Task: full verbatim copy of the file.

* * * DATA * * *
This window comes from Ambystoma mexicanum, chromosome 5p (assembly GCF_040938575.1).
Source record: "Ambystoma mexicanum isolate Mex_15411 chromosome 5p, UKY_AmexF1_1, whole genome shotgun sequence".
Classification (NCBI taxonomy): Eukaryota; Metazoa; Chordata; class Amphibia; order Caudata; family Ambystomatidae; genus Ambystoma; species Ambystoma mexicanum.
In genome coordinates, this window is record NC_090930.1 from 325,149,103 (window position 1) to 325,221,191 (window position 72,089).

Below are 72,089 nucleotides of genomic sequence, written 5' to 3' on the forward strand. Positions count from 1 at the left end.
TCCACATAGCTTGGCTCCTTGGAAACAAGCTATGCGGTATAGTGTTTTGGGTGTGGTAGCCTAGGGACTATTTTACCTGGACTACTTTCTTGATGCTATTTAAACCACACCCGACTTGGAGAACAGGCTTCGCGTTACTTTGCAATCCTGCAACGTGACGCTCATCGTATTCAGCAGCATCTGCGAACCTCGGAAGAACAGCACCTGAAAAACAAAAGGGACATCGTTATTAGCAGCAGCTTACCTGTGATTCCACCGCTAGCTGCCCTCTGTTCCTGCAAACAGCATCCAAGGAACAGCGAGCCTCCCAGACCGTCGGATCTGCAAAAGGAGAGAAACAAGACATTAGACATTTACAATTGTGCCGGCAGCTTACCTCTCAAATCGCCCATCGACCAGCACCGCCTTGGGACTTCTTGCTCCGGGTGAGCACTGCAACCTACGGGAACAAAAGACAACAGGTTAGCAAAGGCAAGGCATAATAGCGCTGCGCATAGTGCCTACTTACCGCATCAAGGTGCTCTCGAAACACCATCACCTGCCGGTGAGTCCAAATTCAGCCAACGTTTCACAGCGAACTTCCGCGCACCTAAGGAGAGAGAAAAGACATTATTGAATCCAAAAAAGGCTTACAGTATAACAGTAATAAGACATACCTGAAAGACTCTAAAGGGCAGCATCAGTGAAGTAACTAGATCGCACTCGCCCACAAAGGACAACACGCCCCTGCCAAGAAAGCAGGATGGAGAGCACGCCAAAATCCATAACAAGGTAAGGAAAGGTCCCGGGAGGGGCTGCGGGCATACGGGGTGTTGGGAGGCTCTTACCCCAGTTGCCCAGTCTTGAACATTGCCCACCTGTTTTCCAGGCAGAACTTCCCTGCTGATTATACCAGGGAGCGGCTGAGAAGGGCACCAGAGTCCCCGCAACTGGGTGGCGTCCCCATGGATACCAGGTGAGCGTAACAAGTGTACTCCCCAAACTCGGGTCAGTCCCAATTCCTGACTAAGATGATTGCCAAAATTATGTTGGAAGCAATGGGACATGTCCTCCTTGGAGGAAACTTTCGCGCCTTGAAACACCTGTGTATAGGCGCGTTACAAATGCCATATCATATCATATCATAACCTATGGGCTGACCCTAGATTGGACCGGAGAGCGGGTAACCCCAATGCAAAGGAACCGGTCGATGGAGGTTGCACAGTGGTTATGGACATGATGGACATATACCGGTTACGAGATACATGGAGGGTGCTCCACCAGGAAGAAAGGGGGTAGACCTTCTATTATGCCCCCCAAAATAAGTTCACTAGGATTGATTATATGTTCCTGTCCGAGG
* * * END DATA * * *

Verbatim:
This window comes from Ambystoma mexicanum, chromosome 5p (assembly GCF_040938575.1).
Source record: "Ambystoma mexicanum isolate Mex_15411 chromosome 5p, UKY_AmexF1_1, whole genome shotgun sequence".
Classification (NCBI taxonomy): Eukaryota; Metazoa; Chordata; class Amphibia; order Caudata; family Ambystomatidae; genus Ambystoma; species Ambystoma mexicanum.
In genome coordinates, this window is record NC_090930.1 from 325,149,103 (window position 1) to 325,221,191 (window position 72,089).

Below are 72,089 nucleotides of genomic sequence, written 5' to 3' on the forward strand. Positions count from 1 at the left end.
TCCACATAGCTTGGCTCCTTGGAAACAAGCTATGCGGTATAGTGTTTTGGGTGTGGTAGCCTAGGGACTATTTTACCTGGACTACTTTCTTGATGCTATTTAAACCACACCCGACTTGGAGAACAGGCTTCGCGTTACTTTGCAATCCTGCAACGTGACGCTCATCGTATTCAGCAGCATCTGCGAACCTCGGAAGAACAGCACCTGAAAAACAAAAGGGACATCGTTATTAGCAGCAGCTTACCTGTGATTCCACCGCTAGCTGCCCTCTGTTCCTGCAAACAGCATCCAAGGAACAGCGAGCCTCCCAGACCGTCGGATCTGCAAAAGGAGAGAAACAAGACATTAGACATTTACAATTGTGCCGGCAGCTTACCTCTCAAATCGCCCATCGACCAGCACCGCCTTGGGACTTCTTGCTCCGGGTGAGCACTGCAACCTACGGGAACAAAAGACAACAGGTTAGCAAAGGCAAGGCATAATAGCGCTGCGCATAGTGCCTACTTACCGCATCAAGGTGCTCTCGAAACACCATCACCTGCCGGTGAGTCCAAATTCAGCCAACGTTTCACAGCGAACTTCCGCGCACCTAAGGAGAGAGAAAAGACATTATTGAATCCAAAAAAGGCTTACAGTATAACAGTAATAAGACATACCTGAAAGACTCTAAAGGGCAGCATCAGTGAAGTAACTAGATCGCACTCGCCCACAAAGGACAACACGCCCCTGCCAAGAAAGCAGGATGGAGAGCACGCCAAAATCCATAACAAGGTAAGGAAAGGTCCCGGGAGGGGCTGCGGGCATACGGGGTGTTGGGAGGCTCTTACCCCAGTTGCCCAGTCTTGAACATTGCCCACCTGTTTTCCAGGCAGAACTTCCCTGCTGATTATACCAGGGAGCGGCTGAGAAGGGCACCAGAGTCCCCGCAACTGGGTGGCGTCCCCATGGATACCAGGTGAGCGTAACAAGTGTACTCCCCAAACTCGGGTCAGTCCCAATTCCTGACTAAGATGATTGCCAAAATTATGTTGGAAGCAATGGGACATGTCCTCCTTGGAGGAAACTTTCGCGCCTTGAAACACCTGTGTATAGGCGCGTTACAAATGCCATATCATATCATATCATAACCTATGGGCTGACCCTAGATTGGACCGGAGAGCGGGTAACCCCAATGCAAAGGAACCGGTCGATGGAGGTTGCACAGTGGTTATGGACATGATGGACATATACCGGTTACGAGATACATGGAGGGTGCTCCACCAGGAAGAAAGGGGGTAGACCTTCTATTATGCCCCCCAAAATAAGTTCACTAGGATTGATTATATGTTCCTGTCCGAGG